Would you turn off the TV set and hope He hadn’t heard?
And wish you hadn’t uttered that last, loud, hasty word?
Would you hide your worldy music and put some hymn books out?
Could Jesus walk right in – or would you have to rush about?
And so, I wonder - if the Saviour spent a day or two with you,
Would you continue doing the things you always do?
Would you go right on repeating the things you say?
Would life for you continue as it does for day to day?
Would your family conversation keep up its usual pace?
And at the dinner table would you say a word of grace?
Would you sing the sons you always sing and read the books you read?
And let Him know that things on which your mind and spirit feed?
And would you take Him with you everywhere you planned to go?
Or would you maybe change your plans for just a day or so?
Would you be glad to have Him meet your closest friends?
Or would you hope they’d stay away until His visit ends?
Or would you be glad to have Him stay forever – on and on?
Or would you sigh with relief when He at last was gone?
Yes, it might be interesting to know the things your’d do,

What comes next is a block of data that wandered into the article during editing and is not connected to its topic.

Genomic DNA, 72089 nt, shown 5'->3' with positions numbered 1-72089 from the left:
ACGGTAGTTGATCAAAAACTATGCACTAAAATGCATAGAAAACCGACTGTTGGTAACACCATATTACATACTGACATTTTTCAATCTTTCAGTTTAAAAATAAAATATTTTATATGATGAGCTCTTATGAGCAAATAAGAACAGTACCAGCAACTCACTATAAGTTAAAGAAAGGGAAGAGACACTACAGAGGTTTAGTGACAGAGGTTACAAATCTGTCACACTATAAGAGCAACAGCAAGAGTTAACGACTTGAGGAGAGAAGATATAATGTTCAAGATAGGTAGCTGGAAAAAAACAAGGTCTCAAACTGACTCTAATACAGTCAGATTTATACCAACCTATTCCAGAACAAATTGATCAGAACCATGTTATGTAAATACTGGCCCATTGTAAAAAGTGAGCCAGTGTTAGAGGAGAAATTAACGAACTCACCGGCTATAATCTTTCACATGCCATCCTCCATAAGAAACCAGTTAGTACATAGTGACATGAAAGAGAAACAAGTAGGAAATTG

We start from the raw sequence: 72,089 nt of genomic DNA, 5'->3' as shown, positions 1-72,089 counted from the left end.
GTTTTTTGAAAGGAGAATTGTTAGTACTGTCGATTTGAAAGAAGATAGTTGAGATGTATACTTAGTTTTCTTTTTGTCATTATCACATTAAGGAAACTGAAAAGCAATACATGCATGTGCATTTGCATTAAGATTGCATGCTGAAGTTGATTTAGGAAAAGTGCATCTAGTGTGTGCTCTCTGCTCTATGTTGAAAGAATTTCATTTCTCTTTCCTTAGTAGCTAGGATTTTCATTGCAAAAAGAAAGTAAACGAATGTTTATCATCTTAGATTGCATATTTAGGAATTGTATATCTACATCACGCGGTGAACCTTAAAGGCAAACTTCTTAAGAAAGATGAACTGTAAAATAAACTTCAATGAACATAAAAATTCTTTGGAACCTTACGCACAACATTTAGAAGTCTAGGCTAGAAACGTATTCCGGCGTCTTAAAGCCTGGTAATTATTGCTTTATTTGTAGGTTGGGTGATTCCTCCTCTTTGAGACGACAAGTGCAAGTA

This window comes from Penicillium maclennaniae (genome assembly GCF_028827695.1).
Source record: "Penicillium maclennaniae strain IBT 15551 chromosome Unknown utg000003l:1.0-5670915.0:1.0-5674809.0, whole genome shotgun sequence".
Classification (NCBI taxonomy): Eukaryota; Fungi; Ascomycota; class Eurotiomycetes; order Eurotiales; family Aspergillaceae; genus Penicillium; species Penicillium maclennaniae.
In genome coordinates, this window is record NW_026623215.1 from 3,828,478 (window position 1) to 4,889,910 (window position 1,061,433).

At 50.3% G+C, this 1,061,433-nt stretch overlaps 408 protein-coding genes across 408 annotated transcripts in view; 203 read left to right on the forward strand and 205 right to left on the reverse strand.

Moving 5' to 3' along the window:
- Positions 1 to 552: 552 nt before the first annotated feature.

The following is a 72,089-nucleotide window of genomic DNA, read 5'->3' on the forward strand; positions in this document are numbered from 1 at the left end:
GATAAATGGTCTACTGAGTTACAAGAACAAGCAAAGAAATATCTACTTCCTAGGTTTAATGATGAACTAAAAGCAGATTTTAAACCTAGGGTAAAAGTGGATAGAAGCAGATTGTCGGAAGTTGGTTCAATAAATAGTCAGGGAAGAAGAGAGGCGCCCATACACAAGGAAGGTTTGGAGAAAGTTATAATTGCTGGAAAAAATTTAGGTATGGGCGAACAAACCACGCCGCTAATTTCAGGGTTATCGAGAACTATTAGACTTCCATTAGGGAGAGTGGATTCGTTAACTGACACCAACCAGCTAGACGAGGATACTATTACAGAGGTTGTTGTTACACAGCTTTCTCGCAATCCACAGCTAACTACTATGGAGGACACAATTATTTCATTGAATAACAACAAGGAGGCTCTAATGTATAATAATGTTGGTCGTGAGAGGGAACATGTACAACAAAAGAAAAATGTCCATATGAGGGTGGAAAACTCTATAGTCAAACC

If Jesus came in person to spend some time with you.
So, brothers and sisters, the criteria that Jesus proclaims by which His disciples and followers are to be judged on the “Last Day are: our obedience of our faith, the mercy we have shown, our readiness to forgive, the perseverance of our faith and the love of God shown in our daily lives. All these begin with those in our homes and relatives and neighbour. And then beyond to others even though we may not know them personally – what matters is they are each “my brother and sister” in the Lord. Then, the Lord, the Christ will be and become more fully the King of all “kings” and the centre of all that happens in our lives.
Fr Philip Heng,S.J.